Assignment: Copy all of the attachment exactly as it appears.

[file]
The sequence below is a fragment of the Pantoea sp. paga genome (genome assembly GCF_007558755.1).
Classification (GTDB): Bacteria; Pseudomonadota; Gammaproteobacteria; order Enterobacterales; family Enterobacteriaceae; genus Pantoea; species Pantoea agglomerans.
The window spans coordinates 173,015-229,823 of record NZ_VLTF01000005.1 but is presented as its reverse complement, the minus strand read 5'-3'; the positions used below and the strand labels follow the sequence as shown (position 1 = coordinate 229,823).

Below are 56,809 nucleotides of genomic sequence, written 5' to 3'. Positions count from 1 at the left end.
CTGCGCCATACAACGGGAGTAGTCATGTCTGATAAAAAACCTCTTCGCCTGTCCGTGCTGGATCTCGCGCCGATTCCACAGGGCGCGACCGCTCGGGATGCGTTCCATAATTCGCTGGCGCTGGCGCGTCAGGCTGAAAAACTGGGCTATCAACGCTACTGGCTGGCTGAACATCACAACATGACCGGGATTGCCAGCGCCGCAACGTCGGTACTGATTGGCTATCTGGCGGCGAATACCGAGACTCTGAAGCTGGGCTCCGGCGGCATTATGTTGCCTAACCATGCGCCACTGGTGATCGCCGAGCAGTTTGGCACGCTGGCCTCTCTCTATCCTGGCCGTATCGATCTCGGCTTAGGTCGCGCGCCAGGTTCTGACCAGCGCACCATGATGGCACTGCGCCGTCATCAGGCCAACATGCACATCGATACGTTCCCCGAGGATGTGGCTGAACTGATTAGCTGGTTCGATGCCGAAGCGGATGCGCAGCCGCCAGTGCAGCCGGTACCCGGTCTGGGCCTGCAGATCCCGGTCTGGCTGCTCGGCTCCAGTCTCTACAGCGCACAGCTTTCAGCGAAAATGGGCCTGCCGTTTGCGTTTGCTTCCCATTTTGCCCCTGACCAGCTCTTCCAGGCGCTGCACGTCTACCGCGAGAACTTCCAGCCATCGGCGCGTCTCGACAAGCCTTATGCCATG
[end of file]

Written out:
The sequence below is a fragment of the Pantoea sp. paga genome (genome assembly GCF_007558755.1).
Classification (GTDB): Bacteria; Pseudomonadota; Gammaproteobacteria; order Enterobacterales; family Enterobacteriaceae; genus Pantoea; species Pantoea agglomerans.
The window spans coordinates 173,015-229,823 of record NZ_VLTF01000005.1 but is presented as its reverse complement, the minus strand read 5'-3'; the positions used below and the strand labels follow the sequence as shown (position 1 = coordinate 229,823).

Below are 56,809 nucleotides of genomic sequence, written 5' to 3'. Positions count from 1 at the left end.
CTGCGCCATACAACGGGAGTAGTCATGTCTGATAAAAAACCTCTTCGCCTGTCCGTGCTGGATCTCGCGCCGATTCCACAGGGCGCGACCGCTCGGGATGCGTTCCATAATTCGCTGGCGCTGGCGCGTCAGGCTGAAAAACTGGGCTATCAACGCTACTGGCTGGCTGAACATCACAACATGACCGGGATTGCCAGCGCCGCAACGTCGGTACTGATTGGCTATCTGGCGGCGAATACCGAGACTCTGAAGCTGGGCTCCGGCGGCATTATGTTGCCTAACCATGCGCCACTGGTGATCGCCGAGCAGTTTGGCACGCTGGCCTCTCTCTATCCTGGCCGTATCGATCTCGGCTTAGGTCGCGCGCCAGGTTCTGACCAGCGCACCATGATGGCACTGCGCCGTCATCAGGCCAACATGCACATCGATACGTTCCCCGAGGATGTGGCTGAACTGATTAGCTGGTTCGATGCCGAAGCGGATGCGCAGCCGCCAGTGCAGCCGGTACCCGGTCTGGGCCTGCAGATCCCGGTCTGGCTGCTCGGCTCCAGTCTCTACAGCGCACAGCTTTCAGCGAAAATGGGCCTGCCGTTTGCGTTTGCTTCCCATTTTGCCCCTGACCAGCTCTTCCAGGCGCTGCACGTCTACCGCGAGAACTTCCAGCCATCGGCGCGTCTCGACAAGCCTTATGCCATG